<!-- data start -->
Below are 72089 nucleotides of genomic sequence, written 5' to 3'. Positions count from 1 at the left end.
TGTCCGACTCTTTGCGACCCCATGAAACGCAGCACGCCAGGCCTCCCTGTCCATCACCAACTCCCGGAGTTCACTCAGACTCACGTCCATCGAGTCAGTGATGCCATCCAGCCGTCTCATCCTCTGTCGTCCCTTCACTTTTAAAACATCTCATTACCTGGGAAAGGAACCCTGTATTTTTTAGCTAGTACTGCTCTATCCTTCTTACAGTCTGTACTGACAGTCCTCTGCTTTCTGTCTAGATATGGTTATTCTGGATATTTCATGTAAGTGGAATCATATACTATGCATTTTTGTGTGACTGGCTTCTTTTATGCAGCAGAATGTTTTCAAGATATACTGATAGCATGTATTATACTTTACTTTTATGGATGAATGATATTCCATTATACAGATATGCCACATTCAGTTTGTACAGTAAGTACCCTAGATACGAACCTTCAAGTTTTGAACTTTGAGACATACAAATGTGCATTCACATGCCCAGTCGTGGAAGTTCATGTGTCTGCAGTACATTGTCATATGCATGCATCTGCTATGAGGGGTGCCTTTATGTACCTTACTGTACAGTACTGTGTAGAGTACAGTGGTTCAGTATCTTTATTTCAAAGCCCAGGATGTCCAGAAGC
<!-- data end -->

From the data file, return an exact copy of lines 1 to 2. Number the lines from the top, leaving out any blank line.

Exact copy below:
Below are 72089 nucleotides of genomic sequence, written 5' to 3'. Positions count from 1 at the left end.
TGTCCGACTCTTTGCGACCCCATGAAACGCAGCACGCCAGGCCTCCCTGTCCATCACCAACTCCCGGAGTTCACTCAGACTCACGTCCATCGAGTCAGTGATGCCATCCAGCCGTCTCATCCTCTGTCGTCCCTTCACTTTTAAAACATCTCATTACCTGGGAAAGGAACCCTGTATTTTTTAGCTAGTACTGCTCTATCCTTCTTACAGTCTGTACTGACAGTCCTCTGCTTTCTGTCTAGATATGGTTATTCTGGATATTTCATGTAAGTGGAATCATATACTATGCATTTTTGTGTGACTGGCTTCTTTTATGCAGCAGAATGTTTTCAAGATATACTGATAGCATGTATTATACTTTACTTTTATGGATGAATGATATTCCATTATACAGATATGCCACATTCAGTTTGTACAGTAAGTACCCTAGATACGAACCTTCAAGTTTTGAACTTTGAGACATACAAATGTGCATTCACATGCCCAGTCGTGGAAGTTCATGTGTCTGCAGTACATTGTCATATGCATGCATCTGCTATGAGGGGTGCCTTTATGTACCTTACTGTACAGTACTGTGTAGAGTACAGTGGTTCAGTATCTTTATTTCAAAGCCCAGGATGTCCAGAAGC